Karen "Gary" Kazaryan, 27, admitted that he tricked women into posing nude for him after hacking into their computers.
In July, he pleaded guilty to one count each of identity theft and unauthorized access of a protect computer.
On Monday, he declined to address the court. But in a letter to the judge, the 27-year-old blamed depression and marijuana use for his crimes.
"The lines between digital life and reality were blurred and out of control for me," he wrote, calling his actions "immature and mindless."
As his family sat in the courtroom, prosecutors described how Kazaryan hacked into the Facebook, Skype and email accounts of victims, and then changed the passwords to lock victims out of their own accounts.
Once he controlled the accounts, he searched emails or other files for naked or semi-naked photos of the victims.
Using that information, the 27-year-old then posed online as a friend and persuaded them to strip while he watched via Skype, captured images of them, or both.
Once the women learned of the ploy, he would threaten to post their private photos and coerce women into sending even more nude pictures. In some cases, the suspect posted the nude photos to the victims' Facebook pages when they refused his demands.
U.S. District Judge George H. King said Kazaryan caused "great fear" in his victims, who were "forced to perform in a degrading manner under the threat of exposure."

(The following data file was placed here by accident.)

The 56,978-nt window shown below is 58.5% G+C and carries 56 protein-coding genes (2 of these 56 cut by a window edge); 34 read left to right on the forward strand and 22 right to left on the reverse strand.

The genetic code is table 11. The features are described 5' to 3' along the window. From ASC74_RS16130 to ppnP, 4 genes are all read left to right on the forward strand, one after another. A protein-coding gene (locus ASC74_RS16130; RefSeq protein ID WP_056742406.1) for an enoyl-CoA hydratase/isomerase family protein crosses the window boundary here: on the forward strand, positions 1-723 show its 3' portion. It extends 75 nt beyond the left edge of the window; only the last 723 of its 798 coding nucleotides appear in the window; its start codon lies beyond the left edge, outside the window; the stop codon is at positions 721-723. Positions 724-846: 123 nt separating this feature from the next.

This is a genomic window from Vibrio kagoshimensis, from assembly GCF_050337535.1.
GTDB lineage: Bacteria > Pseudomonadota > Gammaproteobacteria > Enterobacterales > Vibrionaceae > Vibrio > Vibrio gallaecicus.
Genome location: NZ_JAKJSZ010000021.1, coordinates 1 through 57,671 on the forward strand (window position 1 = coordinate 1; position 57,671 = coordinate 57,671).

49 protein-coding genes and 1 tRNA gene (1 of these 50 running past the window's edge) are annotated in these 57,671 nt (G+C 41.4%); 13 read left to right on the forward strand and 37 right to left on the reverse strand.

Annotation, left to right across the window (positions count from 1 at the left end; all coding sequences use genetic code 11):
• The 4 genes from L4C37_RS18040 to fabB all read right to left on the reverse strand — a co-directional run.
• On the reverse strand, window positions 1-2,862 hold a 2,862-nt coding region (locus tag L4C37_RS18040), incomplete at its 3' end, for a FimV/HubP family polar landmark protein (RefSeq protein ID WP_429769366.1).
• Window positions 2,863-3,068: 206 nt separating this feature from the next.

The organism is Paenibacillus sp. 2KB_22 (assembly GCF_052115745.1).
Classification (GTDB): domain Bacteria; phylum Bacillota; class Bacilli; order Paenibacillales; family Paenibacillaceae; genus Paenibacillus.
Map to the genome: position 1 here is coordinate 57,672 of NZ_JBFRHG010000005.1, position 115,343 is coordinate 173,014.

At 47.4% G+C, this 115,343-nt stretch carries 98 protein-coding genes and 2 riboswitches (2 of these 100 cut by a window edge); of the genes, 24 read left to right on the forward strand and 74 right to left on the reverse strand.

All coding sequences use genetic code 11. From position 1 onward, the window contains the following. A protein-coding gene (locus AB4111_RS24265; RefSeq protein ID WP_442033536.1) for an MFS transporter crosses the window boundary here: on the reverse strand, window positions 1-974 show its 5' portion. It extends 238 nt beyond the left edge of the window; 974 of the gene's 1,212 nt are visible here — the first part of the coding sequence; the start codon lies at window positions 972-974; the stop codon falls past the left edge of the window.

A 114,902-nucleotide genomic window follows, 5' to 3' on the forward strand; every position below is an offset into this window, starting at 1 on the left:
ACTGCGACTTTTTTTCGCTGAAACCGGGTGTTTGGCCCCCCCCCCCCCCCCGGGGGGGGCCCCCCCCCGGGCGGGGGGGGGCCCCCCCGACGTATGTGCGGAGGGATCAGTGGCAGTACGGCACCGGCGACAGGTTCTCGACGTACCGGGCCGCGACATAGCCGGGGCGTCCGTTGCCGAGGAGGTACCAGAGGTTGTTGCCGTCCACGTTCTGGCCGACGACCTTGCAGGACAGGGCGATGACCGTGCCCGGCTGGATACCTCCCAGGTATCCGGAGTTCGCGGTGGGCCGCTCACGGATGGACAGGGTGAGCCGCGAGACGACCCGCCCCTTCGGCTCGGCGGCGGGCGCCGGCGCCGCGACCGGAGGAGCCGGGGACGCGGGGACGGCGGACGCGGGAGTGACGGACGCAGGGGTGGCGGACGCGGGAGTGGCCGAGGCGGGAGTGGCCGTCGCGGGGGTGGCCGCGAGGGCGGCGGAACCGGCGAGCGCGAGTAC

The prosecutor told the judge that many of the women described the emotional impact of Kazaryan's crime in terms of rape.
"It has made it difficult to trust anyone I meet when someone I know could do something so abominable," one victim wrote in a statement read by Assistant U.S. Attorney Tracy Wilkison. The woman had known Kazaryan from high school.
Kazaryan was immediately taken into custody after his sentencing hearing in downtown Los Angeles.
The suspect was arrested in January by FBI agents on federal computer hacking charges. He was indicted on 15 counts of computer intrusion and 15 counts of aggravated identity theft.
Investigators suspect that Kazaryan victimized more than 350 women, but all of the women have not yet been identified.
About 3,000 images of nude or semi-nude women were found on the suspect's computer, according to prosecutors.
Prosecutors say cases like Kazaryan's should remind everyone to take precautions with their online accounts and passwords. Officials urge people to be prudent when posting images online or to any wireless communication.
Computer users are also warned to ensure their passwords are hard to guess, avoid opening unverified attachments and use reliable anti-virus software.
CNS and The Associated Press contributed to this report.